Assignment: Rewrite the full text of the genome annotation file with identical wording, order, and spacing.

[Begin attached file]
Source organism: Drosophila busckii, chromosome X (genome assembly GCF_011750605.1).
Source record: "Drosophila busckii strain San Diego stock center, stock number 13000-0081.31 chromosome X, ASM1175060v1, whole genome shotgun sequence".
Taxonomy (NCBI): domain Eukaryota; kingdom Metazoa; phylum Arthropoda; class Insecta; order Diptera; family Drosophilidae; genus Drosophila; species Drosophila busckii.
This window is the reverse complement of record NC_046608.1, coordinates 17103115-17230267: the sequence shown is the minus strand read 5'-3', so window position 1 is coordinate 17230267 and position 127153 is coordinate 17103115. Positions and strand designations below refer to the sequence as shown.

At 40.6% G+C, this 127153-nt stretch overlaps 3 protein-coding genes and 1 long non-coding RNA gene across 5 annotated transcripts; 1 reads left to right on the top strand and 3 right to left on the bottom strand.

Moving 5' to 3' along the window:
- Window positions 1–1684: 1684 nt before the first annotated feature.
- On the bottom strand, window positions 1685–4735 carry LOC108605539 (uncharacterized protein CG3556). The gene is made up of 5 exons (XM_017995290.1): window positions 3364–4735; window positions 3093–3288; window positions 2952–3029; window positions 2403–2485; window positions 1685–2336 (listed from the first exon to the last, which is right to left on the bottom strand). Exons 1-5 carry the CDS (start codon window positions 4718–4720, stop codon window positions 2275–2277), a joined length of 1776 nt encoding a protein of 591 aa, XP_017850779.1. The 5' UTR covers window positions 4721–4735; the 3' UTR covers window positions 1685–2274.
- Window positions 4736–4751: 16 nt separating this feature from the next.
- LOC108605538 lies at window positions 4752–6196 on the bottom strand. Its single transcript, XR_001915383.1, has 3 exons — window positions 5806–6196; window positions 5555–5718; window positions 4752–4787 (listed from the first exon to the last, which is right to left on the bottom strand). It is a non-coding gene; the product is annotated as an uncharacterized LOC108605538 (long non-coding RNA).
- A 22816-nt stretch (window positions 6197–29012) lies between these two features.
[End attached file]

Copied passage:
Source organism: Drosophila busckii, chromosome X (genome assembly GCF_011750605.1).
Source record: "Drosophila busckii strain San Diego stock center, stock number 13000-0081.31 chromosome X, ASM1175060v1, whole genome shotgun sequence".
Taxonomy (NCBI): domain Eukaryota; kingdom Metazoa; phylum Arthropoda; class Insecta; order Diptera; family Drosophilidae; genus Drosophila; species Drosophila busckii.
This window is the reverse complement of record NC_046608.1, coordinates 17103115-17230267: the sequence shown is the minus strand read 5'-3', so window position 1 is coordinate 17230267 and position 127153 is coordinate 17103115. Positions and strand designations below refer to the sequence as shown.

At 40.6% G+C, this 127153-nt stretch overlaps 3 protein-coding genes and 1 long non-coding RNA gene across 5 annotated transcripts; 1 reads left to right on the top strand and 3 right to left on the bottom strand.

Moving 5' to 3' along the window:
- Window positions 1–1684: 1684 nt before the first annotated feature.
- On the bottom strand, window positions 1685–4735 carry LOC108605539 (uncharacterized protein CG3556). The gene is made up of 5 exons (XM_017995290.1): window positions 3364–4735; window positions 3093–3288; window positions 2952–3029; window positions 2403–2485; window positions 1685–2336 (listed from the first exon to the last, which is right to left on the bottom strand). Exons 1-5 carry the CDS (start codon window positions 4718–4720, stop codon window positions 2275–2277), a joined length of 1776 nt encoding a protein of 591 aa, XP_017850779.1. The 5' UTR covers window positions 4721–4735; the 3' UTR covers window positions 1685–2274.
- Window positions 4736–4751: 16 nt separating this feature from the next.
- LOC108605538 lies at window positions 4752–6196 on the bottom strand. Its single transcript, XR_001915383.1, has 3 exons — window positions 5806–6196; window positions 5555–5718; window positions 4752–4787 (listed from the first exon to the last, which is right to left on the bottom strand). It is a non-coding gene; the product is annotated as an uncharacterized LOC108605538 (long non-coding RNA).
- A 22816-nt stretch (window positions 6197–29012) lies between these two features.